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Dawson, 112 S.Ct., at 1098. under different facts than in Dawson, the Court observed, evidence concerning a defendant's biased motivation "might be relevant in proving other aggravating circumstances' since "[t]he Constitution does not erect a per se barrier to the admission of evidence concerning one's beliefs and associations at sentencing simply because those beliefs and associations are protected by the First Amendment." Dawson, 112 s.ct., at 1097-1098.

The Court had arrived at a similar result in United States v. Abel, 469 0.8. 45 (1984). There, the Court held that the Government could impeach a defense witness by showing that both the defendant and the witness were members of the Aryan Brotherhood, and that members were sworn to lle on behalf of each other. The Court held the evidence admissible to show bias, even assuming that membership in the organization was among the associational freedome protected by the Pirst Amendment. Abel, 469 v.s., at 49.

The Court has thus clearly indicated that motive, and more specifically racial hatred, , is an appropriate consideration in sentencing. Further, the first Amendment has bAAN hold to be not unduly burdened when otherwise protected statements

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are used as circumstantial evidence to show that conduct was motivated by hatred, bias, or prejudice.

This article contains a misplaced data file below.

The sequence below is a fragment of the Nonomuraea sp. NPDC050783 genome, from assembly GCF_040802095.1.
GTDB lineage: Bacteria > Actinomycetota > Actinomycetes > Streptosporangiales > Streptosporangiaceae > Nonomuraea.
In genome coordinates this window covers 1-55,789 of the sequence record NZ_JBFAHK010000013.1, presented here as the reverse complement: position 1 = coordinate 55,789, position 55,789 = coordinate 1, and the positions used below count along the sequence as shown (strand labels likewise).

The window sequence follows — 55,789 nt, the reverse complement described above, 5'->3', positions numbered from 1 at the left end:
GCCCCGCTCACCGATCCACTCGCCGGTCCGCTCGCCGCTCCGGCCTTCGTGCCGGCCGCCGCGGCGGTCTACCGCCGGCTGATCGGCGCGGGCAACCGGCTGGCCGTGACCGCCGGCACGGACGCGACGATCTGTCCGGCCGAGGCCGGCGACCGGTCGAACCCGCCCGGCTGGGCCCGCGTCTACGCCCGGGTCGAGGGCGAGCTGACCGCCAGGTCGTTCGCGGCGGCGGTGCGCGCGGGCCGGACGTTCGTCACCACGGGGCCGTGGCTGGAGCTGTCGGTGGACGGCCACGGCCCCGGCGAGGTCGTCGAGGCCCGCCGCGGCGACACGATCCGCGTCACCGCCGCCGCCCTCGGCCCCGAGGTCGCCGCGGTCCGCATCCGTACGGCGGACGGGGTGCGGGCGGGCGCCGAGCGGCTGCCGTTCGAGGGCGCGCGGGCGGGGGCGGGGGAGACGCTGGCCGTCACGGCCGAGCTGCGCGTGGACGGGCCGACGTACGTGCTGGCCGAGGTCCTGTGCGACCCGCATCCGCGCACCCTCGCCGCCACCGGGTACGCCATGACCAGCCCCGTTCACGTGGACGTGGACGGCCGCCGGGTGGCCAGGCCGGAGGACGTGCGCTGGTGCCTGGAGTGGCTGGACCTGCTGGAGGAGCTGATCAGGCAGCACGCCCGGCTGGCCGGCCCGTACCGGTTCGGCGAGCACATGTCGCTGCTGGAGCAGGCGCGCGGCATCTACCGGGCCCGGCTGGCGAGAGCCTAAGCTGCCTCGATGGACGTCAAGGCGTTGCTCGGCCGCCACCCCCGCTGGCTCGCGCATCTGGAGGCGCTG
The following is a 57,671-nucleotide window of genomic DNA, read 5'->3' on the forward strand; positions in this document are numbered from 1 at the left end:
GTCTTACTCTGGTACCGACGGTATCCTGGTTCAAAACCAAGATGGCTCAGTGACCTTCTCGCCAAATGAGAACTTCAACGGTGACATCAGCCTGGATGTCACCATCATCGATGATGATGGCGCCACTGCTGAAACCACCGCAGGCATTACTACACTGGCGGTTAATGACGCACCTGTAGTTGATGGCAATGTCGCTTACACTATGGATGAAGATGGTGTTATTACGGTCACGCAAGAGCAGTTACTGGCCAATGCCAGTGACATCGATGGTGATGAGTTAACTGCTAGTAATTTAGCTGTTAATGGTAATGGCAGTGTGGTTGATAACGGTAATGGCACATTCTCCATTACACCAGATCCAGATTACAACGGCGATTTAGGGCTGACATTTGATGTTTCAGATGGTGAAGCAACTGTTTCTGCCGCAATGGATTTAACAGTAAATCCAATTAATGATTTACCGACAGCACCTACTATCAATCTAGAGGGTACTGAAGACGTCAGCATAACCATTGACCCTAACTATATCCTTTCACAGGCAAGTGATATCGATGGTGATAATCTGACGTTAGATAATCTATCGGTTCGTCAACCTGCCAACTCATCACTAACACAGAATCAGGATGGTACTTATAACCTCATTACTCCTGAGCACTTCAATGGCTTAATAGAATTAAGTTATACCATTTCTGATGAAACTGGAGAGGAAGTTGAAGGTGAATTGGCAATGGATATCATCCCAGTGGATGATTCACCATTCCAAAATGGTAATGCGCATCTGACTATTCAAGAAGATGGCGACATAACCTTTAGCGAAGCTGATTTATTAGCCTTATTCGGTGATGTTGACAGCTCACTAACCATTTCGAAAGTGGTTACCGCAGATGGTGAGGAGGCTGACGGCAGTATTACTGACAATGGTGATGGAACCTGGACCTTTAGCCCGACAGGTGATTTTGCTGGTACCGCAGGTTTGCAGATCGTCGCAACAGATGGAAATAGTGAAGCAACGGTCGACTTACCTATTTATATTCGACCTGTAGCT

That, of course, does not necessarily end our analysis. As I mentioned earlier, in the R.A.V. case, accepting the Minnesota Supreme Court determination that the ordinance reached only expressions that constituted 'fighting words', the Court held that the government may not constitutionally ragulate even otherwise unprotectod speech on the basis of hostillty towards the idea expressed by the speaker. R.A.V., 1992 WL 135564, at 9. In short, regulation of abstract thoughts, beliefs, or ideae, however repugnant they are, is unconstitutional. See Texas v. Johnson, 491 0.5. 397, 414 (1989). The Government surely is barred from penalizing the expression of an idea simply because society finds the idea itself offensive or disagreeable; selective proscription is valid only where "there 18 no realistic possibility that regulation of ideas is a foot.: R.A.V., 1992 WL 135564, ,at 6.

The question, then, is what we should take from cases such as Dawson and R.A.V. when those cases (and the principles embodied in them) are considered with regard to H.R. 1797. My view is that the St. Paul ordinance invalidated in R.A.V. is plainly distinguishable from the Hate Crimes Sentencing

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Enhancement Act. Whereas the city of St. Paul passed a separate statute that criminalized fighting words containing certain messages of bias-motivated hatred, here there is nothing but enhancement of penalties for other criminal conduct when it is bias-related or bias-motivated. Enhanced punishment of a defendant on the basis for his or her motive is generally constitutional notwithstanding that no criminal action could have been commenced based upon the evil motive alone. See People v. Grupe, 532 N.Y.S.2d 815 (n.y. Crim. Ct. 1988).